Lawyers representing injured workers whose claims fall under the Louisiana Workers Compensation Act know that Permanent and Total Disability Benefits are paid at a rate of 2/3 the injured worker’s Average Weekly Wage. The weekly rate is capped at a maximum weekly rate for the year of injury.
To receive Permanent and Total Disability Benefits the injured worker must not engage in any employment or self-employment and must prove by clear and convincing (highly probable) evidence that the employee is physically unable to engage in any employment or self-employment. The statute governing PTD benefits is found at LA-R.S. 23:1221. PTD benefits can last a lifetime.
PTD benefits is governed by La. R.S. 23:1221(2)(c), which provides:
For purposes of Subparagraph (2)(a) of this Paragraph, whenever the employee is not engaged in any employment or self-employment as described in Subparagraph (2)(b) of this Paragraph, compensation for permanent total disability shall be awarded only if the employee proves by clear and convincing evidence, unaided by any presumption of disability, that the employee is physically unable to engage in any employment or self-employment, regardless of the nature or character of the employment or self-employment, including, but not limited to, any and all odd-lot employment, sheltered employment, or employment while working in any pain, notwithstanding the location or availability of any such employment or self-employment.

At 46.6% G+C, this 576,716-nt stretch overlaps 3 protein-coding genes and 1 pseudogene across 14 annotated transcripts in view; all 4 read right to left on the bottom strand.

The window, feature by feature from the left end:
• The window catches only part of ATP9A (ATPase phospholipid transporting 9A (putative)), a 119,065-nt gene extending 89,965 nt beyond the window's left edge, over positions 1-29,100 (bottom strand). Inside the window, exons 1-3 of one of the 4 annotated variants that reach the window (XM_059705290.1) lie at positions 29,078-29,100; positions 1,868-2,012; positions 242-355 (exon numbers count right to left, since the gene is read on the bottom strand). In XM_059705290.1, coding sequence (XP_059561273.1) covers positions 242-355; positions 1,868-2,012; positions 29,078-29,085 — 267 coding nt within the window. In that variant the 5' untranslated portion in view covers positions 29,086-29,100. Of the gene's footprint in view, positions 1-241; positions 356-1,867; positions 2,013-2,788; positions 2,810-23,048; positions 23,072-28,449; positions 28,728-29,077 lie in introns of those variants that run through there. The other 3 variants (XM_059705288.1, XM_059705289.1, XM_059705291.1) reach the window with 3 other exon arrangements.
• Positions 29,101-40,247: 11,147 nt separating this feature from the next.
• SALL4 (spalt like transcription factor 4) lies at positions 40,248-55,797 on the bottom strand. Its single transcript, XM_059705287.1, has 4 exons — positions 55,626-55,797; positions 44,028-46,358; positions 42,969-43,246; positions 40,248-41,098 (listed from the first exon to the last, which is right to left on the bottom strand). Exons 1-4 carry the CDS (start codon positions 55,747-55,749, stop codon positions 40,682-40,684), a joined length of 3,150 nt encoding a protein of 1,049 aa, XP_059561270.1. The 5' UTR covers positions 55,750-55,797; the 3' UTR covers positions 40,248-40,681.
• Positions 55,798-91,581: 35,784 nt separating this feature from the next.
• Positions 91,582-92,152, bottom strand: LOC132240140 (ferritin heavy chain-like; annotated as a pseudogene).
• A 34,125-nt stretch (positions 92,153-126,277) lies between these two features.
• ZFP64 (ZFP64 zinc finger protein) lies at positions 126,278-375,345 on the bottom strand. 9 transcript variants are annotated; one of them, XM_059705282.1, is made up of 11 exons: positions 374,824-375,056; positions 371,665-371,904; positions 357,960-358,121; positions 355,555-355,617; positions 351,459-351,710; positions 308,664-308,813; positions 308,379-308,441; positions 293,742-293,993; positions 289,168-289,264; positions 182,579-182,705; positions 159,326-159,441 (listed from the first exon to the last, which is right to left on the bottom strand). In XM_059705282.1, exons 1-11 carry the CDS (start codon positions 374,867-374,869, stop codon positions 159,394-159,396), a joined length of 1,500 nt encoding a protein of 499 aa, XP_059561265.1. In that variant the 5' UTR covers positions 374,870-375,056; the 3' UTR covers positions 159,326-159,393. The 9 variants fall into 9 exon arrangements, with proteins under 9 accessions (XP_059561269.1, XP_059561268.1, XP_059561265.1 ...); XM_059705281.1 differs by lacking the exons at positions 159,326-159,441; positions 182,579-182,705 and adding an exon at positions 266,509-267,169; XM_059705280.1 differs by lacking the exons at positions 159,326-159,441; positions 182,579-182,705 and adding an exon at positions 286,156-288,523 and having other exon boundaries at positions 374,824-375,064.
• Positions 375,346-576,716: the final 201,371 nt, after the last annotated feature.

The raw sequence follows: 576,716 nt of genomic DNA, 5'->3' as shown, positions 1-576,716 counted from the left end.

However, “a disability due to chronic pain does not meet the requirements of ‘physical’ disability under La. R.S. 23:1221(2)(c).” Hand v. City of New Orleans, 2004-0845, p. 7 (La.App. 4 Cir. 12/22/04), 892 So.2d 609, 613.
Factors that favor a court finding of Permeant and Total Disability under the Louisiana Workers Compensation Act include, but are not limited to, the following:
If you need help or have any question about your job injury, call me, a Louisiana workers’ compensation lawyer, at 866-558-9151, or submit your inquiry online. Please be advised that you may be facing important legal deadlines so don’t delay.